Synthesis: Climate Security in 3D

We need joint, cross-government, cross-border, and cross-discipline approaches to effectively address climate-related security risks and strengthen the community of practice.
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© k-b-Ruf0NLvIFYw; unsplash

2021 represents an important year for climate diplomacy and holds unique opportunities for progress on the issue. To advance joint, cross-government, cross-border, and cross-discipline approaches adelphi and Wilton Park hosted a three-part event series on “Climate Security in 3D: Diplomacy, Development, and Defence” (16 – 25 March 2021). The dialogues addressed roles and remits, opportunities and limits to collaboration of all three sectors with regard to climate-related security risks.

During the three interactive discussions, participants explored opportunities and challenges of cooperation and set out concrete areas for priority action. The focus on entry points lead to manifold recommendations for action across the 3Ds.

The most relevant include:

  1. The value of cross-government climate and security ‘communities of practice’ or joint committees to share learnings, skills, and experiences to address climate security risks.
  2. Comprehensive analysis, early warning, and early action require access to climate data and an understanding of how to access and include climate data into existing tools and analysis alongside conflict, development, and humanitarian data.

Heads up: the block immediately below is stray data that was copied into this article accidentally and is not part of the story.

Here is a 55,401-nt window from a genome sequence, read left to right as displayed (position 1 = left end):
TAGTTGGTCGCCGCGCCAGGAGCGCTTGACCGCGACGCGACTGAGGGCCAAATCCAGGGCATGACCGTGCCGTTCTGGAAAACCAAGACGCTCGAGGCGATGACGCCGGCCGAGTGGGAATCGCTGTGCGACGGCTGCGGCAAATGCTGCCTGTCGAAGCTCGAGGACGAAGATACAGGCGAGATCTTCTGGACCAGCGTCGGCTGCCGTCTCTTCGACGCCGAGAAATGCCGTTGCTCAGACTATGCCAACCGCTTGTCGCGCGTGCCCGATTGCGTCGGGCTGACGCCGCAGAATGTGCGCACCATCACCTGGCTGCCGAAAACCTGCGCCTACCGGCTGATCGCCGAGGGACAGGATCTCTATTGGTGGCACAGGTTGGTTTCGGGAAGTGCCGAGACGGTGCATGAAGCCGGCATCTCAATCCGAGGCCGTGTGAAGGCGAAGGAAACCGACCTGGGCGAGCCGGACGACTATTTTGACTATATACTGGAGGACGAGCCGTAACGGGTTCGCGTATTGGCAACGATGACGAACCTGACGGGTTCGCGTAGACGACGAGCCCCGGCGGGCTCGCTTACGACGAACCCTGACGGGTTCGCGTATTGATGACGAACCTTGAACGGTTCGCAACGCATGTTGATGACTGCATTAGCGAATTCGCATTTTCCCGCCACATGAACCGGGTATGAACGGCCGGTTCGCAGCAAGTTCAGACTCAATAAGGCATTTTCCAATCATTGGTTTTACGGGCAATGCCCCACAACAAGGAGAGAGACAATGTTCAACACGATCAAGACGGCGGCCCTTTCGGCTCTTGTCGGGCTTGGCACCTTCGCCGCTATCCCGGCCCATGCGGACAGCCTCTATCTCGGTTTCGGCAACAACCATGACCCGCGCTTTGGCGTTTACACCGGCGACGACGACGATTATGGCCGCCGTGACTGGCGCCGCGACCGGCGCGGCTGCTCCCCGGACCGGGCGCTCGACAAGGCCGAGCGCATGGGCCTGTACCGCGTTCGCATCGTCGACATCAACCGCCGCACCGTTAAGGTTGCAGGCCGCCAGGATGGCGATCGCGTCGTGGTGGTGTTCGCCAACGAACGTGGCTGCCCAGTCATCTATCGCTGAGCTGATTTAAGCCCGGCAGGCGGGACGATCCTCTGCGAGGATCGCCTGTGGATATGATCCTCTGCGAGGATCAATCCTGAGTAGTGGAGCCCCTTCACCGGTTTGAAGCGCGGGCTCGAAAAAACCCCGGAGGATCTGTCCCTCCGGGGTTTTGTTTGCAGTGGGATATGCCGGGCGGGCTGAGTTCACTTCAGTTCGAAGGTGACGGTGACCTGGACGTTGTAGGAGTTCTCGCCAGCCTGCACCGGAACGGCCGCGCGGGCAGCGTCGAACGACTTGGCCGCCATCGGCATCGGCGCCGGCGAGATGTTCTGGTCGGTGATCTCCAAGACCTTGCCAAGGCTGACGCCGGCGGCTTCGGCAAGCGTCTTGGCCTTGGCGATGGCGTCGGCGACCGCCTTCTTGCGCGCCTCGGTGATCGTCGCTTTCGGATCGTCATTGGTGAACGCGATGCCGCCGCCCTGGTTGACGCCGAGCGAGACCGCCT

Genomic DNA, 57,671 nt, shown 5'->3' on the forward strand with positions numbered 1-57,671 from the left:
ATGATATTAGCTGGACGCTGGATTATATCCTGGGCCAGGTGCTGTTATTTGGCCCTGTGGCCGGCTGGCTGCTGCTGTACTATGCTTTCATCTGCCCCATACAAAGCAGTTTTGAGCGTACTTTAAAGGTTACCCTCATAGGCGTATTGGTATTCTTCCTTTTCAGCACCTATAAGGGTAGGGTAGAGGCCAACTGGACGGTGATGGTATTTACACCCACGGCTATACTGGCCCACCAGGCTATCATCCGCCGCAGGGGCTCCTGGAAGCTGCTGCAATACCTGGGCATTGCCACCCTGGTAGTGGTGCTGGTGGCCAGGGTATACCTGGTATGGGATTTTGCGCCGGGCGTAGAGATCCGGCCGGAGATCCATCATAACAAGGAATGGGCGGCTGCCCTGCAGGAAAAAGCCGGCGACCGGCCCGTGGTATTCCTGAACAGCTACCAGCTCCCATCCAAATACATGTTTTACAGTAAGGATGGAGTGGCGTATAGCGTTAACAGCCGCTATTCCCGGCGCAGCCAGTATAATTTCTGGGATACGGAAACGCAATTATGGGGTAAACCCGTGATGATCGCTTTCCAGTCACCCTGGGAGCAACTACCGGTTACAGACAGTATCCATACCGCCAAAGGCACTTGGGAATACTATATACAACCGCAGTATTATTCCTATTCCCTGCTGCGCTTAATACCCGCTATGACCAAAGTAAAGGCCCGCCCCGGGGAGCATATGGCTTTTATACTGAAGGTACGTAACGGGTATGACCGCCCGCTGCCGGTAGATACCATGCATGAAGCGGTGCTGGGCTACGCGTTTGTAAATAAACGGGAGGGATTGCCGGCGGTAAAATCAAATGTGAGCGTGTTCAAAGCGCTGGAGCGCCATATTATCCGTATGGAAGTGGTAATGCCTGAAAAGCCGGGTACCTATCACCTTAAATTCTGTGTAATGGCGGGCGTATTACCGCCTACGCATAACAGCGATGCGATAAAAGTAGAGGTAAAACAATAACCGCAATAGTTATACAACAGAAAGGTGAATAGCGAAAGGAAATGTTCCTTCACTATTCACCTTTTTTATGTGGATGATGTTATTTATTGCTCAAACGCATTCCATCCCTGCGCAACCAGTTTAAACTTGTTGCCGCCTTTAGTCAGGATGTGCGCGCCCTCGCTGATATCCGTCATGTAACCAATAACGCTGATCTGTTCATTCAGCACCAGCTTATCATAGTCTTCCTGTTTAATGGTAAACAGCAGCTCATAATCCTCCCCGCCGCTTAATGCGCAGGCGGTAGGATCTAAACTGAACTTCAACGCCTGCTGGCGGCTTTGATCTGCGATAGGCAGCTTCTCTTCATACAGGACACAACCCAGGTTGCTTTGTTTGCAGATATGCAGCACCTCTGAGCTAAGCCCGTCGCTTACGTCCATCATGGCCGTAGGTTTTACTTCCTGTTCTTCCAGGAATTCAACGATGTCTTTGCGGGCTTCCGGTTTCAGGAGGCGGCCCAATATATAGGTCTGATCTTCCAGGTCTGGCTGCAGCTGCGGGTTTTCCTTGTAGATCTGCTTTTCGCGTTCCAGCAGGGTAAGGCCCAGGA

3. Even with high quality early warning data, there is a need to prioritise and enable early action to reduce risks based on early warning information. This calls for a political paradigm shift towards increased investment in prevention. Investments in education and sustainable livelihoods are central here, given that prosperity is a key element for resilience to climate change and conflict shocks.
  4. The need for more geographically specific, contextual, and evidence-based recommendations which can offer more nuanced language on climate security at the international and multilateral level. Investing in locally led research and expertise in all activities and solutions is key.
  5. Establishing a multilateral space or ‘coalition of the willing’ member states for climate and security. Here, bilateral diplomatic ties should be leveraged as a means for climate security champions to bring around potentially recalcitrant states.
  6. Move the debate from the need to justify causal linkages between climate change and security towards a solutions-oriented discourse to priorities ‘do no harm’ and ‘no regrets’ options. This would enable climate action to advance alongside sustainable peace and vice versa.

To discover all 26 policy recommendations for actors across and within the 3Ds working on climate security, please take a look at the complete Synthesis paper.